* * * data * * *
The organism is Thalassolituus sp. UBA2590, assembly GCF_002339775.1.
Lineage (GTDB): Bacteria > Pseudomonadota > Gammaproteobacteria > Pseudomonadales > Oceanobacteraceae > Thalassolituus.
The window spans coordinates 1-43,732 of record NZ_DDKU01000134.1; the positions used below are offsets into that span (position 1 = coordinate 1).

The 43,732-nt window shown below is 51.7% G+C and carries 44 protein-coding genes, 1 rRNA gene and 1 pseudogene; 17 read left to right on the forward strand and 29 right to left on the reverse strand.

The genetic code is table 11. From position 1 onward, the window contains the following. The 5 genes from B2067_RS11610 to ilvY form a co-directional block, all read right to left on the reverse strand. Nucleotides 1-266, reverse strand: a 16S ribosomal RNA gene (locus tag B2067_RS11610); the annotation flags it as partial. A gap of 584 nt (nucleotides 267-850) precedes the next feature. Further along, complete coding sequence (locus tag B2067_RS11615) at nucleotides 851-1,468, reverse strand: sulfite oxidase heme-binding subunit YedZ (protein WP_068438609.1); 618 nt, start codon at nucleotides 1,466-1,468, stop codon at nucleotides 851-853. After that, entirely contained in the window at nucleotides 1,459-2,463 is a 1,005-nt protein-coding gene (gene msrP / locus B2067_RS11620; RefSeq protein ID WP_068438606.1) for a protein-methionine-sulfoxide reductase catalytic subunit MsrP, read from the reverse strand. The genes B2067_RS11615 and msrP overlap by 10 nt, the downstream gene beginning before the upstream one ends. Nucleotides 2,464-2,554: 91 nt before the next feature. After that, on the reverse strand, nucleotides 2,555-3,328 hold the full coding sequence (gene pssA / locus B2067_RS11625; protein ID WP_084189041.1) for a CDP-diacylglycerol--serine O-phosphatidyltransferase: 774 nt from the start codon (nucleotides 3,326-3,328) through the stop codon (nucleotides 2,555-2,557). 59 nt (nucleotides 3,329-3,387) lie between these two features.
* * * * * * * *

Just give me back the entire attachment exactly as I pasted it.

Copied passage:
The organism is Thalassolituus sp. UBA2590, assembly GCF_002339775.1.
Lineage (GTDB): Bacteria > Pseudomonadota > Gammaproteobacteria > Pseudomonadales > Oceanobacteraceae > Thalassolituus.
The window spans coordinates 1-43,732 of record NZ_DDKU01000134.1; the positions used below are offsets into that span (position 1 = coordinate 1).

The 43,732-nt window shown below is 51.7% G+C and carries 44 protein-coding genes, 1 rRNA gene and 1 pseudogene; 17 read left to right on the forward strand and 29 right to left on the reverse strand.

The genetic code is table 11. From position 1 onward, the window contains the following. The 5 genes from B2067_RS11610 to ilvY form a co-directional block, all read right to left on the reverse strand. Nucleotides 1-266, reverse strand: a 16S ribosomal RNA gene (locus tag B2067_RS11610); the annotation flags it as partial. A gap of 584 nt (nucleotides 267-850) precedes the next feature. Further along, complete coding sequence (locus tag B2067_RS11615) at nucleotides 851-1,468, reverse strand: sulfite oxidase heme-binding subunit YedZ (protein WP_068438609.1); 618 nt, start codon at nucleotides 1,466-1,468, stop codon at nucleotides 851-853. After that, entirely contained in the window at nucleotides 1,459-2,463 is a 1,005-nt protein-coding gene (gene msrP / locus B2067_RS11620; RefSeq protein ID WP_068438606.1) for a protein-methionine-sulfoxide reductase catalytic subunit MsrP, read from the reverse strand. The genes B2067_RS11615 and msrP overlap by 10 nt, the downstream gene beginning before the upstream one ends. Nucleotides 2,464-2,554: 91 nt before the next feature. After that, on the reverse strand, nucleotides 2,555-3,328 hold the full coding sequence (gene pssA / locus B2067_RS11625; protein ID WP_084189041.1) for a CDP-diacylglycerol--serine O-phosphatidyltransferase: 774 nt from the start codon (nucleotides 3,326-3,328) through the stop codon (nucleotides 2,555-2,557). 59 nt (nucleotides 3,329-3,387) lie between these two features.